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When Eliot Spitzer resigned his governorship for committing the very crimes he’d publicly denounced only a few months before, he seemed mystifyingly inconsistent. Yet one character trait does shine through the separate, supposedly incompatible compartments of his life. A self-described “steamroller,” he had that self-confident drive to do what he’d decided needed doing, never mind others’ expectations, never mind who or what gets hurt. In politics, and in his sexual life, he embodied nonconformity. Voters ate it up when he ran for governor, because Americans have a prejudice in favor of lone wolves. Moral superiority, we like to think, belongs to the person who stands alone.
Until recently, social science went along with this idea. Lab-based research supposedly furnished slam-dunk evidence that, as the social psychologist Solomon Asch put it, “the social process is polluted” by “the dominance of conformity.” That research, though, was rooted in its time and place: The United States in the aftermath of World War II, when psychologists and sociologists focused on the conformity that made millions give in to totalitarian regimes.
Lately, however, some researchers have been dissenting from the textbook version. Where an earlier generation saw only a contemptible urge to go along, revisionists see normal people balancing their self-respect against their equally valuable respect for other people, and for human relationships. For evidence, revisionists say, look no further than those very experiments that supposedly proved the evils of conformity.
The psychologists Bert Hodges and Anne Geyer recently took a new look at a well-known experiment devised by Asch in the 1950s. Asch’s subjects were asked to look at a line printed on a white card and then tell which of three similar lines was the same length. The answer was obvious, but the catch was that each volunteer was sitting in a small group whose other members were actually in on the experiment. Asch found that when those other people all agreed on the wrong answer, many of the subjects went along with the group, against the evidence of their own senses.
But the question (Which of these lines matches the one on the card?) was not posed just once. Each subject saw 18 sets of lines, and the group answer was wrong for 12 of them. Examining all the data, Hodges and Geyer found that many people were varying their answers, sometimes agreeing with the group, more often sticking up for their own view. (The average participant gave in to the group three times out of 12.)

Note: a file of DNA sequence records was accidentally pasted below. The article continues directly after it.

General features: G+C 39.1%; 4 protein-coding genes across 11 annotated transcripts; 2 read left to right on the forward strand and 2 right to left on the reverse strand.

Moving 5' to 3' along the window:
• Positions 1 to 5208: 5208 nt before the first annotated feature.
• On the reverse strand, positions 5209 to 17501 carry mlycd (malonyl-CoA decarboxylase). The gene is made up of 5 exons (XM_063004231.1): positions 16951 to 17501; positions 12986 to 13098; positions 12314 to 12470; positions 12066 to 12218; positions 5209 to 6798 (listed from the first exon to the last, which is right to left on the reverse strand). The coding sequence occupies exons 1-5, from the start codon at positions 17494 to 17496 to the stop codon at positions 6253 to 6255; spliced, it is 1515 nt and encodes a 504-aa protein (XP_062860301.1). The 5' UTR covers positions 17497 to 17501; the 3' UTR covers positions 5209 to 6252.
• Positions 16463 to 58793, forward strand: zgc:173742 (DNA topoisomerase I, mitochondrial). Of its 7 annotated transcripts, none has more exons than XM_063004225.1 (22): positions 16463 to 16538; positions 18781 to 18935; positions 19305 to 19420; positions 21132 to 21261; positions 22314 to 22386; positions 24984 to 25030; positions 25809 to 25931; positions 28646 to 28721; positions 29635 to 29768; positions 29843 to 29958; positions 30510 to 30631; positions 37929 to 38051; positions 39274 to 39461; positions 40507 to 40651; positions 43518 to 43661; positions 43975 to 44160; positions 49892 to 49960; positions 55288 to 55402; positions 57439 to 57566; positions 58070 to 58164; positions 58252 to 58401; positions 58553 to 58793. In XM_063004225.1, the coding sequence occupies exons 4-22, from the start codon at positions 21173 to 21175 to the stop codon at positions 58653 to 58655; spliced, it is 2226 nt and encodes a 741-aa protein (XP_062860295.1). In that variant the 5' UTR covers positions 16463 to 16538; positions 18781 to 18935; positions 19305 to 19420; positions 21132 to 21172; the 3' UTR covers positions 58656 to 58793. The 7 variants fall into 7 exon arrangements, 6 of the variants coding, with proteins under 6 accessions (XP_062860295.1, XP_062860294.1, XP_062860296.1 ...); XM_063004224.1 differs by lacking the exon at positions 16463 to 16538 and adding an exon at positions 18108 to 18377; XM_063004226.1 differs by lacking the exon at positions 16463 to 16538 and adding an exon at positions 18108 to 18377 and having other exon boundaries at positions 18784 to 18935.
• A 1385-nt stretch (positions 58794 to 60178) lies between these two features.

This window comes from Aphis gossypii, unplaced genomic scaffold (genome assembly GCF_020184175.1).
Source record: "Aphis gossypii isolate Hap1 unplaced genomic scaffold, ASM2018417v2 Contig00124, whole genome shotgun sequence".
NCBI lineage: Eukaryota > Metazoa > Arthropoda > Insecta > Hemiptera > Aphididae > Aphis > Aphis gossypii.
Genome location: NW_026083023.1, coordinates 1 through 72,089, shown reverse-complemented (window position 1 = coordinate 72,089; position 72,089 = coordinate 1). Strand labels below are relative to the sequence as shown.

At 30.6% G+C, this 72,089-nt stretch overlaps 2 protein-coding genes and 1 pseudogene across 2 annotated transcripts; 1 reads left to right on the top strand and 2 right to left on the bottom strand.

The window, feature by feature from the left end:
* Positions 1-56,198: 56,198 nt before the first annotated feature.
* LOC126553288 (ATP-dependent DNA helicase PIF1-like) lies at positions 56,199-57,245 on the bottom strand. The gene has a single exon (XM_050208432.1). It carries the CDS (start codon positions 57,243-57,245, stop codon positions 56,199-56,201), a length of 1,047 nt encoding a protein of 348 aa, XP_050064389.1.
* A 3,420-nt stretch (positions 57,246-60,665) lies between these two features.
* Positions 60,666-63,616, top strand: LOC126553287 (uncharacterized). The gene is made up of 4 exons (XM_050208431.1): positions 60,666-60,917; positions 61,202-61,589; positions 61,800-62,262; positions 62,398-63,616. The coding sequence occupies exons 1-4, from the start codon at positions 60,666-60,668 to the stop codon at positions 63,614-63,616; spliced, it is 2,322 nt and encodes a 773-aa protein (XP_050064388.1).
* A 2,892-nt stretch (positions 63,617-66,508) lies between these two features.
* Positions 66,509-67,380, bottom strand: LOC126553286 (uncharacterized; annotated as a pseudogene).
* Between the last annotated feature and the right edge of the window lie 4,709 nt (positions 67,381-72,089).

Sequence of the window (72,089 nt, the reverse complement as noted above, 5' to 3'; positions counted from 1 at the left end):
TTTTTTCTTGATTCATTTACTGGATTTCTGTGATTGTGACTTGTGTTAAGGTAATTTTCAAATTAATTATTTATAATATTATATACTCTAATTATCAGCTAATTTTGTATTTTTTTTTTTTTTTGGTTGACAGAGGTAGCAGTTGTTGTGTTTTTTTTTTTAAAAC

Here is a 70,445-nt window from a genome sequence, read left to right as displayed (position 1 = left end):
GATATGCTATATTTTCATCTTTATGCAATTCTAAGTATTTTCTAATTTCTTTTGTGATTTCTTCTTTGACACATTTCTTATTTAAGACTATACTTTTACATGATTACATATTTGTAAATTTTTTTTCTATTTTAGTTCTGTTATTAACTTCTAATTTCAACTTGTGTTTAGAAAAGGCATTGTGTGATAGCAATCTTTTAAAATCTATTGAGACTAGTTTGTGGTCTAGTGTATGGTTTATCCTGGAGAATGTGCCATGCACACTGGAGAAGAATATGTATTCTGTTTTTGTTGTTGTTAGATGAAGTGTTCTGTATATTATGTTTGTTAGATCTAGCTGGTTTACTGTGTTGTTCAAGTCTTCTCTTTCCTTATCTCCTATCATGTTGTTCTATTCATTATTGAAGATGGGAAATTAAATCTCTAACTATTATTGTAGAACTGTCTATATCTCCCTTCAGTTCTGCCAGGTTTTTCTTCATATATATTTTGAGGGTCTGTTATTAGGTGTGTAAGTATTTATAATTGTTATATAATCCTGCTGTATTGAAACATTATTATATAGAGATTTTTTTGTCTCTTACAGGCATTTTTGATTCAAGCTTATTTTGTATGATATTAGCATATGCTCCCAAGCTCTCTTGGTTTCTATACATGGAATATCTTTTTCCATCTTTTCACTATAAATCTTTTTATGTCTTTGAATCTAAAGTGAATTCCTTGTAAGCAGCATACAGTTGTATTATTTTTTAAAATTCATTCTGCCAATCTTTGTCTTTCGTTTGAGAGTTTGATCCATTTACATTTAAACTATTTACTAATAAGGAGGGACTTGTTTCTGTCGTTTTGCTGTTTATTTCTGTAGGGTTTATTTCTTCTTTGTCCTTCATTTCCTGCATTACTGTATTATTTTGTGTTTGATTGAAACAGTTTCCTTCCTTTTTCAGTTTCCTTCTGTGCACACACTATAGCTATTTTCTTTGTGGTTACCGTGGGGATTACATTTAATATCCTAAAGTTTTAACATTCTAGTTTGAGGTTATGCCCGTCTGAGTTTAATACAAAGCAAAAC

This means that the subjects in the most famous “people are sheep” experiment were not sheep at all — they were human beings who largely stuck to their guns, but now and then went along with the group. Why? Because in getting along with other people, most decent people know, as Hodges and Geyer put it, the “importance of cooperation, tact and social solidarity in situations that are tense or difficult.”
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Without that kind of trust society would fall apart tomorrow, because most of what we know about the world comes to us from other people. . . .
. . . . Of course, no society should ask for knee-jerk obedience to any command. But, as the dissenters point out, there are dangers in a knee-jerk refusal to get in line. For example, in a version of the Milgram experiment in which the dupe is seated in a group of three, he will defy the “experimenter” and behave humanely — if the other two people refuse to inflict further shocks. That kind of conformity is, to put it mildly, desirable.
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To read the entire article, click here. To read some related Situationist posts, see “David Vitter, Eliot Spitzer, and Now John Edwards: The Disposition Is Weaker than the Situation,” “Solomon Asch’s Conformity Experiment . . . Today,” and “Solomon Asch’s Classic Group-Influence Experiment.” For a list of previous Situationist posts discussing Milgram’s research click here.